Automotive technology innovations—such as digital FM radio broadcasting, remote keyless entry, tire pressure monitoring systems, GPS, satellite digital audio radio service, Bluetooth, and Wi-Fi—have brought new complexities to automotive antenna design. At the same time, the continual increase in clock speeds and the higher density and more complex structure of today's integrated circuits (ICs), printed circuit board (PCBs), and connectors mean that many components can act as an antenna, transmitting signals to other components that happen to be in the area. The potential for electromagnetic interference (EMI) is increasing due to many factors: an increased number of embedded control units (ECUs), higher onboard diagnostic (OBD-II) data rates, increased number of controller area network (CAN) lines, etc.
The electromagnetic behavior of the entire vehicle can be experimentally tested only when the first complete prototype is available. Problem resolution at this phase of the process is expensive and time-consuming. Furthermore, the complexity of today's electronics and the huge number of possible product configurations offered by many companies make it impossible to fully test most automobile models.
A new generation of simulation tools makes it possible to predict and correct in advance major things that can go wrong with the electronics. For example, simulation can identify EMI that is emitted by high-speed electronics components and determine the effect of that radiation on vehicle subsystems. Unlike physical testing, simulation makes it possible to simultaneously consider the effects of potentially conflicting design requirements, such as keeping electronics cool while avoiding unintended emissions.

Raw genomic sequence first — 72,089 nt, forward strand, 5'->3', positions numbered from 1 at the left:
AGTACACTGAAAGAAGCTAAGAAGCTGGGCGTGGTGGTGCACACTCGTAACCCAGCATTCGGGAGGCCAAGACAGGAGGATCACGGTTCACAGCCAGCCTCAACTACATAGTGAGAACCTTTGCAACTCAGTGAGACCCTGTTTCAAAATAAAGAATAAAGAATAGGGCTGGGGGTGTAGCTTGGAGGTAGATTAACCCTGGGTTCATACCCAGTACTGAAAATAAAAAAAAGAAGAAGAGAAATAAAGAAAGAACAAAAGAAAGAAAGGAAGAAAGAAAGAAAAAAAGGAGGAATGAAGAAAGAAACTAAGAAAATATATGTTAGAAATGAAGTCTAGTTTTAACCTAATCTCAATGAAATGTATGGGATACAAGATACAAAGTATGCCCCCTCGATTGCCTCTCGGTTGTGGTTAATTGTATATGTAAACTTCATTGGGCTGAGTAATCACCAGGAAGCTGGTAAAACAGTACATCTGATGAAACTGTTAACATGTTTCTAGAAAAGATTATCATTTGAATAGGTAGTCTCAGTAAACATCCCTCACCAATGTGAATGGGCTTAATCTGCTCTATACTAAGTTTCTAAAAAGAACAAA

There are several automotive standards designed to reduce the probability of EMI through laboratory testing. One of the most important standards is ISO 11451-2, intended to determine the immunity of vehicles to electrical disturbances from off-vehicle radiation sources. An antenna radiates a vehicle in an anechoic chamber while electronic subsystems are operated to ensure their performance is not affected. The prototype and equipment required to perform this test is very expensive, and the test takes long periods of time, which limits the number of times that it can be performed during a development cycle.
The greatest challenge in simulating this test is the large computational domain required to model the air region. The hybrid finite element and boundary integral method (FEBI) helps to overcome this challenge by using the boundary integral—a method of moments (MoM) solution for Sommerfeld's radiation condition—as the interface boundary for the finite element solution. This eliminates the need to model the air region while providing an exact mathematical calculation of the far-field radiation condition. The technique can be used to perform full-vehicle simulation including complex geometries and dielectric materials without having to simulate the air regions, resulting in accurate simulation with fewer computing resources.